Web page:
Sunday, June 27, 2004

She'll Always Have a Job in Florida 

Courtesy of Susan at Suburban Guerilla: Mischelle Townsend, the election official who brought e-voting to Riverside County, has been fighting the decision by California Secretary of State Kevin Shelley to decertify Diebold machines. Now, via Andrew Gumbel of the Independent, comes news that the embattled Ms. Townsend has resigned, ostensibly to "spend more time with her family":
It seems more than likely, however, than her decision was swayed by a looming lawsuit challenging her handling of a recount in a local county race in March, and a flurry of allegations about her own conduct in office and the misleading claims of Sequoia Voting Systems, the company that makes and services the county's voting machinery . . . .

According to the staff of one candidate, who were present in her office on election night, Ms Townsend inexplicably halted the count for about an hour while two Sequoia employees were observed typing at a computer terminal with access to the ballot tabulation software.

Only authorised county elections officers are supposed to have access to the machines during an election. And making software changes - if that is what happened - would be illegal. Before the counting stopped, candidate Linda Soubirous looked likely to qualify for a run-off with the man she was challenging, county supervisor Bob Buster. When it resumed, she fell steadily behind and eventually failed to qualify for the run-off by less than one-10th of one percentage point.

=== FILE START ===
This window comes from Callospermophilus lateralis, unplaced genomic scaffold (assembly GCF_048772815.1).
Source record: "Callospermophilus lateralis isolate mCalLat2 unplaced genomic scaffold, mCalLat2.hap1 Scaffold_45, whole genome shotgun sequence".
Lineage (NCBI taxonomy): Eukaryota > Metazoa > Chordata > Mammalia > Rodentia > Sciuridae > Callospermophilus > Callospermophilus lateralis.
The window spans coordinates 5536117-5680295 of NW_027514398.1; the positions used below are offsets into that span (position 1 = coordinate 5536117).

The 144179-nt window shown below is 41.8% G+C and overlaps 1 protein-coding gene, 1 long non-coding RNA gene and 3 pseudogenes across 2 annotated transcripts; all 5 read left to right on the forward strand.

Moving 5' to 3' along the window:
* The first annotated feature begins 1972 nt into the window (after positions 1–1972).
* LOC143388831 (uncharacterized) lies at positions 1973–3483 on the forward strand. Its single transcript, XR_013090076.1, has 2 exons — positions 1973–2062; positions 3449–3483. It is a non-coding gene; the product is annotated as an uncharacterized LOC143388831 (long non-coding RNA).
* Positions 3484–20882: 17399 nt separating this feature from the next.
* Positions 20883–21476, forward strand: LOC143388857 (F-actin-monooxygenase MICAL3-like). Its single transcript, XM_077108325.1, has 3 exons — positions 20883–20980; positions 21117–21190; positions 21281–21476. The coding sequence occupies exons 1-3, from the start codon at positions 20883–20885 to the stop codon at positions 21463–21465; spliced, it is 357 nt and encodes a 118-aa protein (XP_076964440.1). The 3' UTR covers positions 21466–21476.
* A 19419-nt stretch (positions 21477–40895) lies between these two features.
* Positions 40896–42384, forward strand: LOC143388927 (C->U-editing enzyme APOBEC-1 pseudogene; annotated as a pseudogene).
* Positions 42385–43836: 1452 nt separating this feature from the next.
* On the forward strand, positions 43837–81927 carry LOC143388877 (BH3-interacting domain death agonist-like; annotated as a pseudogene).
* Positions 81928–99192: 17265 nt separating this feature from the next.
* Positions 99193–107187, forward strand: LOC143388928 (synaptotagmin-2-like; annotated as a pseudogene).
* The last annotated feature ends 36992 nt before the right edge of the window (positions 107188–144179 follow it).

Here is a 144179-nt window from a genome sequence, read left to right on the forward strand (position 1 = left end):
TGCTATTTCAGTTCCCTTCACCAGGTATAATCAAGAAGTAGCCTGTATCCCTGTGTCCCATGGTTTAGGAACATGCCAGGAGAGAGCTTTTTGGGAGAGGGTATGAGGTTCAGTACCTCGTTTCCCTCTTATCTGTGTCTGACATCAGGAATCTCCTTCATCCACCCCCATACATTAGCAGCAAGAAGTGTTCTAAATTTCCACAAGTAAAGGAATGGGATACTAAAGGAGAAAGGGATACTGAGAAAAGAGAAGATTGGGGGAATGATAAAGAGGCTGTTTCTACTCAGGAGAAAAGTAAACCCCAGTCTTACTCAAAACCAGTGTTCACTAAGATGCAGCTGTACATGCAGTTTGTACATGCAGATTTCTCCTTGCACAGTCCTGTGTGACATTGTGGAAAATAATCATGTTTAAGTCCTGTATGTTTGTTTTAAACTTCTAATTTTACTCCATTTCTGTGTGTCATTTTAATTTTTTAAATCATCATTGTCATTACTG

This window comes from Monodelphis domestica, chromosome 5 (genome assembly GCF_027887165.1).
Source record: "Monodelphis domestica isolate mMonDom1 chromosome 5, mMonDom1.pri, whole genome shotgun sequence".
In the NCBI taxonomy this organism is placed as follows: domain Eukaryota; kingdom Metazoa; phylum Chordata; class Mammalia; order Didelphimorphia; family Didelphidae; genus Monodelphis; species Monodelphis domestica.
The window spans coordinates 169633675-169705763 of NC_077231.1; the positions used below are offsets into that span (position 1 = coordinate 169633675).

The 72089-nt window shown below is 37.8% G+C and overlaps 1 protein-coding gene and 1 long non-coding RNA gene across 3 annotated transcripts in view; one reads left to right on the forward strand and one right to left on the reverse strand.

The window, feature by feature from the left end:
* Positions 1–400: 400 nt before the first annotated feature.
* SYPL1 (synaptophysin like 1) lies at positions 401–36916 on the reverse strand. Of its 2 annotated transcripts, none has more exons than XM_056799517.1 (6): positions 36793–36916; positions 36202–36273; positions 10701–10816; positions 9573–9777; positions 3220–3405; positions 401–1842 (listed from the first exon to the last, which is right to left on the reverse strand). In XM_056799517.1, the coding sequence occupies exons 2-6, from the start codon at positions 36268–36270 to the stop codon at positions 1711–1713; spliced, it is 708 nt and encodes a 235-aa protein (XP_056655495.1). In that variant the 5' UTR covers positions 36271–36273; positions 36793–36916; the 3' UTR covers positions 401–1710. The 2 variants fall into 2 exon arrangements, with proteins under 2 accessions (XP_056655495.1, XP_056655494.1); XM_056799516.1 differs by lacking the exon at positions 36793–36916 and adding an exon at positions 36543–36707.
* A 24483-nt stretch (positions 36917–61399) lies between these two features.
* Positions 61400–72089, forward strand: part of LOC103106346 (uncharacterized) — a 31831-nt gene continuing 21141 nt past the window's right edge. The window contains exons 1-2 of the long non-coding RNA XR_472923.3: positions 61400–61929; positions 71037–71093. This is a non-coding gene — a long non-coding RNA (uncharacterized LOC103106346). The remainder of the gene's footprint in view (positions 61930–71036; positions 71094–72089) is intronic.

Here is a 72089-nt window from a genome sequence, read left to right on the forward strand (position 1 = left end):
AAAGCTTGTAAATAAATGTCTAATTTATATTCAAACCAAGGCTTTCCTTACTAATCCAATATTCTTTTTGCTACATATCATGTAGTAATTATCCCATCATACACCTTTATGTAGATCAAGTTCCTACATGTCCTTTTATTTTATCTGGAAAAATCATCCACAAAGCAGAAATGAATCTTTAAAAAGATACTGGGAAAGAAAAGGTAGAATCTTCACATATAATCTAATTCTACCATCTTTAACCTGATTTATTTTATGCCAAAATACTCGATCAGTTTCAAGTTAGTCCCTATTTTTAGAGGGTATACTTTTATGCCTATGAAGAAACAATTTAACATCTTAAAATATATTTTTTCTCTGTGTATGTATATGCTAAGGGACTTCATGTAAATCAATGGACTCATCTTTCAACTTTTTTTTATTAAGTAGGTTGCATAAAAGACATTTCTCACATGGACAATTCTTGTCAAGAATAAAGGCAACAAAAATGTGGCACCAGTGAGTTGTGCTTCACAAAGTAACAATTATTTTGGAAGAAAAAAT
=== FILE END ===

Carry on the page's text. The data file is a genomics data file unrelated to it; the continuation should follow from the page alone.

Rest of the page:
Ms Soubirous requested a recount, only to have Ms Townsend stonewall almost every request she made for machine data that might show a discrepancy. She is now about to sue the county for failing to respect basic electoral procedures. Sequoia has denied any wrongdoing. Ms Townsend has refused to be drawn on what happened.

Riverside's district attorney, at her request, investigated the accusations and cleared her of wrongdoing. But the district attorney was an overt supporter of Mr Buster's and a client of the same political consultancy firm used by both Mr Buster and Sequoia, casting doubt on his impartiality.
Back in April, the San Jose Mercury News reported the Soubirous campaign's allegations in greater detail:
[Campaign manager Brian] Floyd said he saw two men, who were subsequently identified as employees of Sequoia named Michael Frontera and Ed Campbell, working at computers in the vote-counting room on the eve of the election. Two days later, when provisional ballots were being counted, Floyd said he saw Campbell take a cartridge that appeared to contain ballots out of his pocket and return to the vote-counting room. Another witness claims Campbell loaded information from the cartridge into the vote-counting system and then left the county, taking the cartridge with him . . . .

"I cannot tell you how disappointed I was in reading what was posted on that site. It is so replete with misrepresentations, false statements and misleading information that I am going to have to put out a statement," Townsend said Thursday evening.

Alfie Charles, a Sequoia representative, said company employees in Riverside provided technical support and helped transfer data to the secretary of state on Election Night. Sequoia employees "did not conduct any sort of programming of the central tally system," Charles said.
When Ms. Townsend mentioned "that site" above, she was referring to Bev Harris's invaluable Black Box Voting, which broke the story before the press picked it up.

Meanwhile, in Maryland, activists have filed for an injunction that would bar Diebold machines from polling places this November. They're calling their suit "perhaps the last and only opportunity to avert the possibility of an electoral train wreck before it actually occurs."

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